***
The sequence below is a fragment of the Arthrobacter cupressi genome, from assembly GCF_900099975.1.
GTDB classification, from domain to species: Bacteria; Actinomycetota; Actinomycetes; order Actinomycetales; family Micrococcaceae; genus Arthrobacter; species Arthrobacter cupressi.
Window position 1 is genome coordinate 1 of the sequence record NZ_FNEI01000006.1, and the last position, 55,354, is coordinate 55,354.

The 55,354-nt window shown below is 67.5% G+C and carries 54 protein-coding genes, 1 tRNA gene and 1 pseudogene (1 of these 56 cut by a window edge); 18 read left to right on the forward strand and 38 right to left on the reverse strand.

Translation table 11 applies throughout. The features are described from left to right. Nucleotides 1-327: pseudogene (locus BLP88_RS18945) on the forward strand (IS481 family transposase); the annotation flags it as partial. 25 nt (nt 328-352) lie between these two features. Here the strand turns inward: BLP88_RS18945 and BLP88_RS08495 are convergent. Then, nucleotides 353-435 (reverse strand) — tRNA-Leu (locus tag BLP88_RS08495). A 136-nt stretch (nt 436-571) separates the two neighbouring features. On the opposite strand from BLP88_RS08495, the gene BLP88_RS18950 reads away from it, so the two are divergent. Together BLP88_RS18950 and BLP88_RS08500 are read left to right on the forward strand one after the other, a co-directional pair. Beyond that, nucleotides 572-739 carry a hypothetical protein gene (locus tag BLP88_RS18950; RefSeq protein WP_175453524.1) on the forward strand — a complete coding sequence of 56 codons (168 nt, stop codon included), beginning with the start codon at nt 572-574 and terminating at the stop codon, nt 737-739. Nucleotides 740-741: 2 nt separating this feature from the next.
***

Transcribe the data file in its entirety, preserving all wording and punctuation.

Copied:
The sequence below is a fragment of the Arthrobacter cupressi genome, from assembly GCF_900099975.1.
GTDB classification, from domain to species: Bacteria; Actinomycetota; Actinomycetes; order Actinomycetales; family Micrococcaceae; genus Arthrobacter; species Arthrobacter cupressi.
Window position 1 is genome coordinate 1 of the sequence record NZ_FNEI01000006.1, and the last position, 55,354, is coordinate 55,354.

The 55,354-nt window shown below is 67.5% G+C and carries 54 protein-coding genes, 1 tRNA gene and 1 pseudogene (1 of these 56 cut by a window edge); 18 read left to right on the forward strand and 38 right to left on the reverse strand.

Translation table 11 applies throughout. The features are described from left to right. Nucleotides 1-327: pseudogene (locus BLP88_RS18945) on the forward strand (IS481 family transposase); the annotation flags it as partial. 25 nt (nt 328-352) lie between these two features. Here the strand turns inward: BLP88_RS18945 and BLP88_RS08495 are convergent. Then, nucleotides 353-435 (reverse strand) — tRNA-Leu (locus tag BLP88_RS08495). A 136-nt stretch (nt 436-571) separates the two neighbouring features. On the opposite strand from BLP88_RS08495, the gene BLP88_RS18950 reads away from it, so the two are divergent. Together BLP88_RS18950 and BLP88_RS08500 are read left to right on the forward strand one after the other, a co-directional pair. Beyond that, nucleotides 572-739 carry a hypothetical protein gene (locus tag BLP88_RS18950; RefSeq protein WP_175453524.1) on the forward strand — a complete coding sequence of 56 codons (168 nt, stop codon included), beginning with the start codon at nt 572-574 and terminating at the stop codon, nt 737-739. Nucleotides 740-741: 2 nt separating this feature from the next.